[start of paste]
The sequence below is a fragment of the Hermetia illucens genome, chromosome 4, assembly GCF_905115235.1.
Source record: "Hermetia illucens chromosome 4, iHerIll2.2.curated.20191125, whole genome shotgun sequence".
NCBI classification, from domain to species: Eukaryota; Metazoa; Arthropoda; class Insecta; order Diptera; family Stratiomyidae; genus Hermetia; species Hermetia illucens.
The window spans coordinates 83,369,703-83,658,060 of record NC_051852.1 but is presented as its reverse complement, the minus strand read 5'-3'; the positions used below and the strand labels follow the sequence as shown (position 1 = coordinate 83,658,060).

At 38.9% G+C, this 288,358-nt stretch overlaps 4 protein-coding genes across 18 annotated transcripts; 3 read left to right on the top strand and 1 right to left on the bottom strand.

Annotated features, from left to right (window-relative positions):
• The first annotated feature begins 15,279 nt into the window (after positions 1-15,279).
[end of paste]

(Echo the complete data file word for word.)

The sequence below is a fragment of the Hermetia illucens genome, chromosome 4, assembly GCF_905115235.1.
Source record: "Hermetia illucens chromosome 4, iHerIll2.2.curated.20191125, whole genome shotgun sequence".
NCBI classification, from domain to species: Eukaryota; Metazoa; Arthropoda; class Insecta; order Diptera; family Stratiomyidae; genus Hermetia; species Hermetia illucens.
The window spans coordinates 83,369,703-83,658,060 of record NC_051852.1 but is presented as its reverse complement, the minus strand read 5'-3'; the positions used below and the strand labels follow the sequence as shown (position 1 = coordinate 83,658,060).

At 38.9% G+C, this 288,358-nt stretch overlaps 4 protein-coding genes across 18 annotated transcripts; 3 read left to right on the top strand and 1 right to left on the bottom strand.

Annotated features, from left to right (window-relative positions):
• The first annotated feature begins 15,279 nt into the window (after positions 1-15,279).